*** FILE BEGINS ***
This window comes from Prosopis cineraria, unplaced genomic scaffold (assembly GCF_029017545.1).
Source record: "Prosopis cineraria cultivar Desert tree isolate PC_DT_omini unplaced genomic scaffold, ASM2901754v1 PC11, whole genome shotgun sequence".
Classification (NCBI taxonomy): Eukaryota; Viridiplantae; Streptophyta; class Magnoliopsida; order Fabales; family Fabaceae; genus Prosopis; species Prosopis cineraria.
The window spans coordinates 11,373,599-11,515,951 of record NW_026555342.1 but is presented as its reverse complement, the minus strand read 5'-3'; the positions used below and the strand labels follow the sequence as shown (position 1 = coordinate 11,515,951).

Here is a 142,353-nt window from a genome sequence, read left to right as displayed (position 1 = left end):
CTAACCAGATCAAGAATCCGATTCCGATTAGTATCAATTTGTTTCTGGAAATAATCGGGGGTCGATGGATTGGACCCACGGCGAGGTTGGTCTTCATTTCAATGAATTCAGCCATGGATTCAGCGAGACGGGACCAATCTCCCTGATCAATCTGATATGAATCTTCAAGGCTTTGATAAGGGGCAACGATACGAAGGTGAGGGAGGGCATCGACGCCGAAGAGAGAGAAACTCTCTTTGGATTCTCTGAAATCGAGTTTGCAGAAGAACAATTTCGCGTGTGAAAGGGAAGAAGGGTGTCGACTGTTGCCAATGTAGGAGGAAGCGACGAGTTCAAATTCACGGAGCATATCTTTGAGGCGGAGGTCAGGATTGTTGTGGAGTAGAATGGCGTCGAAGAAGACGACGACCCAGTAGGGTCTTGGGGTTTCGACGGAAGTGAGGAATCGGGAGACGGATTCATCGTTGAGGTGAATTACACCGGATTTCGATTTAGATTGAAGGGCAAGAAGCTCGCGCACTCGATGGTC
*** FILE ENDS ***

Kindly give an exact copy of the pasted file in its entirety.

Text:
This window comes from Prosopis cineraria, unplaced genomic scaffold (assembly GCF_029017545.1).
Source record: "Prosopis cineraria cultivar Desert tree isolate PC_DT_omini unplaced genomic scaffold, ASM2901754v1 PC11, whole genome shotgun sequence".
Classification (NCBI taxonomy): Eukaryota; Viridiplantae; Streptophyta; class Magnoliopsida; order Fabales; family Fabaceae; genus Prosopis; species Prosopis cineraria.
The window spans coordinates 11,373,599-11,515,951 of record NW_026555342.1 but is presented as its reverse complement, the minus strand read 5'-3'; the positions used below and the strand labels follow the sequence as shown (position 1 = coordinate 11,515,951).

Here is a 142,353-nt window from a genome sequence, read left to right as displayed (position 1 = left end):
CTAACCAGATCAAGAATCCGATTCCGATTAGTATCAATTTGTTTCTGGAAATAATCGGGGGTCGATGGATTGGACCCACGGCGAGGTTGGTCTTCATTTCAATGAATTCAGCCATGGATTCAGCGAGACGGGACCAATCTCCCTGATCAATCTGATATGAATCTTCAAGGCTTTGATAAGGGGCAACGATACGAAGGTGAGGGAGGGCATCGACGCCGAAGAGAGAGAAACTCTCTTTGGATTCTCTGAAATCGAGTTTGCAGAAGAACAATTTCGCGTGTGAAAGGGAAGAAGGGTGTCGACTGTTGCCAATGTAGGAGGAAGCGACGAGTTCAAATTCACGGAGCATATCTTTGAGGCGGAGGTCAGGATTGTTGTGGAGTAGAATGGCGTCGAAGAAGACGACGACCCAGTAGGGTCTTGGGGTTTCGACGGAAGTGAGGAATCGGGAGACGGATTCATCGTTGAGGTGAATTACACCGGATTTCGATTTAGATTGAAGGGCAAGAAGCTCGCGCACTCGATGGTC